What is a Conservation Agreement

Booyong came under a Voluntary Conservation Agreement in 1999 covering 84.53 acres and protecting a rare example of composition and structure of the original vegetation of Byabarra valley.

Booyong was also protected as a wildlife refuge in 1997 as it provides an important wildlife corridor between the Quintoc  and the Broken Bago Range  extending onto the Comboyne Plateau.

The area contains a variety of community associations including: Themeda australis grassland;dry Shatterwood rainforest; grey gum forest; grey box forest; and sub tropical rainforest. Understory species found within the conservation area include Blackwood Acacia, Shatterwood, Lily Pilly, Brush Cherry, Black Apple, Native Rosella and various species of native laurel. Rare species include Senna Acclinis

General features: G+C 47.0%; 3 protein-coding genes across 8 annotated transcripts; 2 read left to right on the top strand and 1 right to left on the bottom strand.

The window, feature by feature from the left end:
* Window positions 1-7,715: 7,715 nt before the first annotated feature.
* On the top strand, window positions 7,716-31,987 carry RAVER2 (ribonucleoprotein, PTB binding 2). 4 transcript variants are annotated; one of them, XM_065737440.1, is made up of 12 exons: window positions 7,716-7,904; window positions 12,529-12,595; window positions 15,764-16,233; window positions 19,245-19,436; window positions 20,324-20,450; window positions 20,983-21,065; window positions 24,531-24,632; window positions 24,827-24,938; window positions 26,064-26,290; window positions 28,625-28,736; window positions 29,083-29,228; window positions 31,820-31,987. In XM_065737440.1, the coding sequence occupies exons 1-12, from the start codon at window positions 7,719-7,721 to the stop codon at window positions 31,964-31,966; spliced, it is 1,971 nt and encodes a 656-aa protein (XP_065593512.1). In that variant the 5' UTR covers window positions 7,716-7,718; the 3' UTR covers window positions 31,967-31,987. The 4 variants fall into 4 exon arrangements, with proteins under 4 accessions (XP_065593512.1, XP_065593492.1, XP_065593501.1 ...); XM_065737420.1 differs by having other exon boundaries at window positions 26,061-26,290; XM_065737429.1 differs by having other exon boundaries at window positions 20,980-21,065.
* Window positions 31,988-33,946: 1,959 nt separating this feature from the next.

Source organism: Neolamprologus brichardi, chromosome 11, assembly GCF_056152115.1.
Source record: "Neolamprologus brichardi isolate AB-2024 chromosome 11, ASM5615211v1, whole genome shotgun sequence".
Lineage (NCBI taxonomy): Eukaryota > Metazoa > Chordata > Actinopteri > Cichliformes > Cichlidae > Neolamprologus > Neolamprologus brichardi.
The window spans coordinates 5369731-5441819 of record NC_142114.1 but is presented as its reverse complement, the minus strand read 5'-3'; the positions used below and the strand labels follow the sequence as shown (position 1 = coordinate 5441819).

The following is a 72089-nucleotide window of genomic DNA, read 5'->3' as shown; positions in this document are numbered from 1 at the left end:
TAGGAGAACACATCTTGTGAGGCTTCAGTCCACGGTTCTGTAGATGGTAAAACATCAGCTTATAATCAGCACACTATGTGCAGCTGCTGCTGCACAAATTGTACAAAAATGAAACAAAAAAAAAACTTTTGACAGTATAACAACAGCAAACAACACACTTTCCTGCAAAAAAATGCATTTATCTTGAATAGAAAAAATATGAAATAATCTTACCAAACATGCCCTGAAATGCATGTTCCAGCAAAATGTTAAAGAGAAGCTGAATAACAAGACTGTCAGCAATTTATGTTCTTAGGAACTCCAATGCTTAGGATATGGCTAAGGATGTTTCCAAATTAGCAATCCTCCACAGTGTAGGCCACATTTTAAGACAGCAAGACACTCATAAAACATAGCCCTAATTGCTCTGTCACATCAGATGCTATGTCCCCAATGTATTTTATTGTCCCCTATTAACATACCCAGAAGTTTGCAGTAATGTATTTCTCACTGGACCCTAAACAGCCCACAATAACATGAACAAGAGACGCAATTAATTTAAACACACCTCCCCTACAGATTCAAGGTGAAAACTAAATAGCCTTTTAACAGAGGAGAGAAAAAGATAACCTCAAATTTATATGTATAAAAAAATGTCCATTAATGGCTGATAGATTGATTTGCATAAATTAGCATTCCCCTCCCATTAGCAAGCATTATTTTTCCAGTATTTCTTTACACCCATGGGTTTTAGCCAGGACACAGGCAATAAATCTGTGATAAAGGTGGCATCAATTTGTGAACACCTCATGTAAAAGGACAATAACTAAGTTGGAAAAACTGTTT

Vulnerable and threatened species represented within the conservation area include the Powerful Owl  , Green Thighed Tree Frog , Masked Owl  and the Yellow Bellied Glider.

We are committed to protect and preserve the native plants and fauna in the conservation area and maintain the fire breaks, walking tracks and fencing of Booyong. In addition we are responsible for weed control and ensuring no exotic flora or fauna are introduced into the conservation area. In the future we will explore propagation of native plants as per our conservation agreement.

At Booyong Conservation all of our guests are asked to adhere to the following agreement provisions as outlined in Booyong’s Conservation Agreement.

  • No domestic pets or livestock are permitted in conservation area
  • Pesticides or fertilisers are not to be used within the conservation area
  • Wood hollows, green wood or fallen wood cannot be removed from conservation area for any purpose.
  • The use of trail bikes, four wheel drive vehicles are not permitted in conservation area
  • No native vegetation is permitted to be removed from the conservation area

Following these guidelines will assist us in ensuring Booyong and the flora and fauna it protects will continues to be available to enjoy in the future.

More information about Voluntary Conservation Agreements